Solar Horse Tank -- Version 2

Livestock watering tanks will develop a layer of ice in cold weather, and then progress into a solid block of ice if not tended to.  The usual solution for this is to use an electric stock tank heater.  These are thermostatically controlled heaters that turn on when the stock tank water gets near freezing.  The heaters do a good job of preventing ice, but they are terrible power hogs.


Typical stock tanks have a large exposed water surface that loses heat by both convection and evaporation.   They also have highly conductive single wall sides and bottom that are in direct contact with cold air or cold ground.  If you set out to design a tank to maximize heat loss, you could not do much better than a typical galvanized or plastic stock tank -- they are awful.  The result is lots of energy consumption, high electric bills, and high CO2 emissions.  



Our Solar Stock Tank featured in the October issue of Mother Earth News...

We measured the electricity consumption of the heater on the old tank during mild winter weather at 8.5 KWH per night -- this is with night lows in the 15F to 30F area, and highs in the 25F to 40F area.  I would guess that with "real" winter weather you could see 30 KWH per day -- this will cost $3 a day and generate 45 lbs of CO2 a day.


The material below describes the latest version in a series of insulated and solar heated stock watering tanks that require little or no supplemental heat to be free of ice.  Complete construction details are included.




History leading to the tank design

The table below shows the original prototype and several follow-on designs built by Build It Solar readers. They all work well, and in reviewing them you may find ideas in that will fit your situation.


This is the original crude prototype I built just to see if insulation plus solar heating might be effective in reducing ice.  This tank was never tested with actual animals, but several months of cold weather testing showed that insulation plus solar heating is effective in ice reduction.

It is a 2X4 and plywood box with rigid insulation board inside, and a waterproof liner inside the insulation board.  A glazed solar collector is built into the south wall.  The absorber for the collector is the uninsulated south wall of the tank itself.
Details ...
This is the tank that Freedom built that follows pretty much the same design as the prototype with more care in the construction. 
Freedom reports that the tank is working well, and has been nearly ice free.
Details ...


This is Bob's well insulated Rubbermaid stock tank.
It shows that a considerable reduction in heater use can be accomplished by just using good insulation.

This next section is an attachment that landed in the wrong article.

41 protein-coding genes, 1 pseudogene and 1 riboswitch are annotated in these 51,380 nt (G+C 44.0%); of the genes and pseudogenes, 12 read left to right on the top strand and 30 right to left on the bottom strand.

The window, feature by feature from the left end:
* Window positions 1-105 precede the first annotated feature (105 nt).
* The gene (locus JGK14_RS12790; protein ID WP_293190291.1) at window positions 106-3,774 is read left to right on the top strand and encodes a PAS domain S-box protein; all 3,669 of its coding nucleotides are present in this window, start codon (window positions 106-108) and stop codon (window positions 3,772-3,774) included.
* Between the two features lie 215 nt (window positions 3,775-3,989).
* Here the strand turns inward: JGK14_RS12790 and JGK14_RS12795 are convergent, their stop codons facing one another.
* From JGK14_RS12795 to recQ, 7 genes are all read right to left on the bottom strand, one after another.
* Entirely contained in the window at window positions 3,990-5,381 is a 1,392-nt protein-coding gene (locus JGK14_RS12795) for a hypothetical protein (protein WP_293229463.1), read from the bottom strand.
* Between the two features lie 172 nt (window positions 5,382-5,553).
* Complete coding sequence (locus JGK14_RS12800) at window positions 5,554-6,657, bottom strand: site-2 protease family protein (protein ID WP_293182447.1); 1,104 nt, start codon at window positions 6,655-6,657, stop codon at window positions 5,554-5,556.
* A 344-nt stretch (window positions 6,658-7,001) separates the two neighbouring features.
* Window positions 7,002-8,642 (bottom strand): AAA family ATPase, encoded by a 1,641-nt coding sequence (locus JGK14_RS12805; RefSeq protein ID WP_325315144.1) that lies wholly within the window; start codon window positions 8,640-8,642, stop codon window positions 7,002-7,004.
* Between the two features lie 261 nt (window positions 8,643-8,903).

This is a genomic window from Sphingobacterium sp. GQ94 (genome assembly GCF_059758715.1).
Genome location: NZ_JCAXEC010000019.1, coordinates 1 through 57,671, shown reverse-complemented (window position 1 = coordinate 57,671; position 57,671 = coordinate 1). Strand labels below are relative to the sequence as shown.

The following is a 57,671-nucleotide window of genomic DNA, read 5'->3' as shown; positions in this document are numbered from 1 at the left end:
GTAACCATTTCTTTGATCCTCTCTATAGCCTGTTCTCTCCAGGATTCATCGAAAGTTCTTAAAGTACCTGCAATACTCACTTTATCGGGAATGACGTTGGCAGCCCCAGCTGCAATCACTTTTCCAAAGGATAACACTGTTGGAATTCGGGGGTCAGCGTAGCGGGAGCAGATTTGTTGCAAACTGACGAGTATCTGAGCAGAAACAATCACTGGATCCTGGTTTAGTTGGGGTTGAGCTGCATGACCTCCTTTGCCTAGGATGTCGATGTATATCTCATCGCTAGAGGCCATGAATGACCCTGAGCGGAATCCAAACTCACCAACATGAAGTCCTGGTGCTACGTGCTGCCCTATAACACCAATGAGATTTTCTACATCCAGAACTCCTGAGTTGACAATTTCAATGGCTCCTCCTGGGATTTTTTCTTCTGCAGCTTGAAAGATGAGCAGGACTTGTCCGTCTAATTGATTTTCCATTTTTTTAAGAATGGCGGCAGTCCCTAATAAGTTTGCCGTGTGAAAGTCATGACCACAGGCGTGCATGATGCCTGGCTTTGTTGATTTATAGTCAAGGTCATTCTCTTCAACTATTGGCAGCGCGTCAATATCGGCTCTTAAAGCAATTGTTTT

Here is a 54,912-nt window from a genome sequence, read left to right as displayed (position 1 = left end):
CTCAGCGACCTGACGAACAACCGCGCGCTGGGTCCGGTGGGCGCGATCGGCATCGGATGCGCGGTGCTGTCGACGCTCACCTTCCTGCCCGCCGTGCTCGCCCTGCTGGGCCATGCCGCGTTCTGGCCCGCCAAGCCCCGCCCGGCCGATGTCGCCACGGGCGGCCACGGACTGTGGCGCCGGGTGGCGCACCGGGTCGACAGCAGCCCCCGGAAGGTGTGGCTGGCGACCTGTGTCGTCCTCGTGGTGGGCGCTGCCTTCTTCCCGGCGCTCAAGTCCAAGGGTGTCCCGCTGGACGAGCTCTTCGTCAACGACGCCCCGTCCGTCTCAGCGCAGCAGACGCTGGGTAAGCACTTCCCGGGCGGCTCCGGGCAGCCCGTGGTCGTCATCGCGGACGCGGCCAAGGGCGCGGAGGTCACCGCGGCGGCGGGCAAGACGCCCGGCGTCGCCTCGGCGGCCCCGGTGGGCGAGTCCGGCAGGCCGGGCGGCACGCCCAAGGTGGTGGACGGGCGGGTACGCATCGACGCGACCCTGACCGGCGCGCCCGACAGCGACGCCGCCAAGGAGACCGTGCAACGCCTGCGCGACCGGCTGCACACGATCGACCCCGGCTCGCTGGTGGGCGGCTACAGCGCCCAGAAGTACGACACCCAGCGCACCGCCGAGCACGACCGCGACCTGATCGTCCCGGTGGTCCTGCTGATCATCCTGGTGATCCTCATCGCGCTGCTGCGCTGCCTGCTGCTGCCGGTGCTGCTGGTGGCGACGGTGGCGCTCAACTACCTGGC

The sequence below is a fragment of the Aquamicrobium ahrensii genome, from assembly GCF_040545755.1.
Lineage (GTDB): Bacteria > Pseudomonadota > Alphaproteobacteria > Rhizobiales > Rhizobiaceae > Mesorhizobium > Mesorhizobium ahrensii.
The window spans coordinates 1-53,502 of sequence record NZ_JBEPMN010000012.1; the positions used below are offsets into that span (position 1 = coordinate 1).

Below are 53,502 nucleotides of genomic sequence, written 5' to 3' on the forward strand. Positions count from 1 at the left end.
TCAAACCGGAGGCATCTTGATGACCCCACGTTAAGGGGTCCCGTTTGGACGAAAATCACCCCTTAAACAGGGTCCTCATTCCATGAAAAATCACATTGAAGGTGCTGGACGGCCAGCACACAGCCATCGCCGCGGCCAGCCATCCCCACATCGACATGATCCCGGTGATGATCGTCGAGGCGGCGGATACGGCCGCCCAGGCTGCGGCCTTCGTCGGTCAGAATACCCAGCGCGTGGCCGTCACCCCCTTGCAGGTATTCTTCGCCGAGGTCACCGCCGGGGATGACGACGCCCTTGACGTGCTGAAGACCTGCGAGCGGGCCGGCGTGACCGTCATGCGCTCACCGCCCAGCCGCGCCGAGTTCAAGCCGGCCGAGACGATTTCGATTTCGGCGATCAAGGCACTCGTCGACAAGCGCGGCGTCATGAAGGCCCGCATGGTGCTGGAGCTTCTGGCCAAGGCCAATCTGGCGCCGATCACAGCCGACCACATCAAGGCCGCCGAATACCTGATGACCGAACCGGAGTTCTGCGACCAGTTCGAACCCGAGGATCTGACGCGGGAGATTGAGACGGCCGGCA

This is Steven's tank.  It uses a galvanized stock tank as the water holding vessel, and builds and insulated box around it using 2 by lumber and OSB.
The south wall is glazed, allowing the black painted tank wall to act as an absorber for the collector.


This is CS's tank.  Like the one above, and our new tank, it uses a galvanized stock tank as the base, and adds an insulated wood box around it.
The lid restricts heat loss from the open water surface.
CS also included a hog panel wire protection screen in front of the collector glazed area.
CS reports only a very thin layer of ice that is easily broken with a finger push after very cold nights.
Details ...



Here are some other schemes (both commercial and homemade) that are being used to minimize ice problems ...


Our New Tank

This design is based on the ideas and lessons from the all of the above designs, and from Lori's (my neighbor with horses) ideas on horses and their interesting habits.


The changes from the prototype include:

I think that the end result is easy to build, durable, and will handle the ice problem without supplemental heat in all but the most extreme weather. 



We measured the consumption of the electric heater on the old tank (a bare galvanized tank) during mild winter weather at 8.5 KWH per full day -- this is with night lows in the 15F to 30F area, and highs in the 25F to 40F area.  I would guess that with "real" winter weather you would see 30 KWH per day -- this would cost about $3 per day and result in about 50 lbs of CO2 emissions.


Lori's experience with the new tank so far is that it is fine with no heater almost all the time.   On cold mornings there may be a very light skim layer of ice that is easily broken with a small push from a finger.  If you do get this ice in the morning, it usually goes away completely later in the day. 


There have been a couple of occasions over the full winter when several days of -10F or worse type temperatures required the use of the heater for a couple days.  Even in these circumstances, the insulated tank greatly reduces the heaters electricity use.


This is a sample plot for a few days showing ambient temperature, and the temperature near the top of tank and near the bottom of tank.



Customer Acceptance

The horses seemed to take the new tank in stride with no problems.  Lori thought they might have a problem sticking their heads into the fairly small opening, but they took to it with no problems.

Lori, Princess and Darby




The pictures just below provide an overview of the tank construction. 

Go here for much more step-by-step detail on the tank construction ...


1 - Build the frame for the insulated box that encloses the tank